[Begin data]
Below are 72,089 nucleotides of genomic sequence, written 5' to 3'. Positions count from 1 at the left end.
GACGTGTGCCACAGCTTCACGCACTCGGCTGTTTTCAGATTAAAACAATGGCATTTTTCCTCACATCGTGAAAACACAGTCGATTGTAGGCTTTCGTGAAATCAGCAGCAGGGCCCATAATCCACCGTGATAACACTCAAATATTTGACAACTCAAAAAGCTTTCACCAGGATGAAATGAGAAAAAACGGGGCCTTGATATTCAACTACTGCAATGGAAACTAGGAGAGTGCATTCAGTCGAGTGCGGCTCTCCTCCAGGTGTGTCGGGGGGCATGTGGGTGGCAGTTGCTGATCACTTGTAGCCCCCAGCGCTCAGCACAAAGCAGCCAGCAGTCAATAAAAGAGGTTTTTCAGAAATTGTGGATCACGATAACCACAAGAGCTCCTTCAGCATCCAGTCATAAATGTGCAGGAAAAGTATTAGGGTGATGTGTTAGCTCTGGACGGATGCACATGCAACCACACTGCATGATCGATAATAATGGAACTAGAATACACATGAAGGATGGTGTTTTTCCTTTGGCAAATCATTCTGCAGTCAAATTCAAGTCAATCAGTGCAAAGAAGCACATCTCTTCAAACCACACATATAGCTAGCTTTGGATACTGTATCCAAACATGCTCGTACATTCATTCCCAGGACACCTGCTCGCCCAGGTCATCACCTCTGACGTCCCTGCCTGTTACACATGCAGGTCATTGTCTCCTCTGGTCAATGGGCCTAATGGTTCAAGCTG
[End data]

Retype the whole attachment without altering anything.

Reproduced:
Below are 72,089 nucleotides of genomic sequence, written 5' to 3'. Positions count from 1 at the left end.
GACGTGTGCCACAGCTTCACGCACTCGGCTGTTTTCAGATTAAAACAATGGCATTTTTCCTCACATCGTGAAAACACAGTCGATTGTAGGCTTTCGTGAAATCAGCAGCAGGGCCCATAATCCACCGTGATAACACTCAAATATTTGACAACTCAAAAAGCTTTCACCAGGATGAAATGAGAAAAAACGGGGCCTTGATATTCAACTACTGCAATGGAAACTAGGAGAGTGCATTCAGTCGAGTGCGGCTCTCCTCCAGGTGTGTCGGGGGGCATGTGGGTGGCAGTTGCTGATCACTTGTAGCCCCCAGCGCTCAGCACAAAGCAGCCAGCAGTCAATAAAAGAGGTTTTTCAGAAATTGTGGATCACGATAACCACAAGAGCTCCTTCAGCATCCAGTCATAAATGTGCAGGAAAAGTATTAGGGTGATGTGTTAGCTCTGGACGGATGCACATGCAACCACACTGCATGATCGATAATAATGGAACTAGAATACACATGAAGGATGGTGTTTTTCCTTTGGCAAATCATTCTGCAGTCAAATTCAAGTCAATCAGTGCAAAGAAGCACATCTCTTCAAACCACACATATAGCTAGCTTTGGATACTGTATCCAAACATGCTCGTACATTCATTCCCAGGACACCTGCTCGCCCAGGTCATCACCTCTGACGTCCCTGCCTGTTACACATGCAGGTCATTGTCTCCTCTGGTCAATGGGCCTAATGGTTCAAGCTG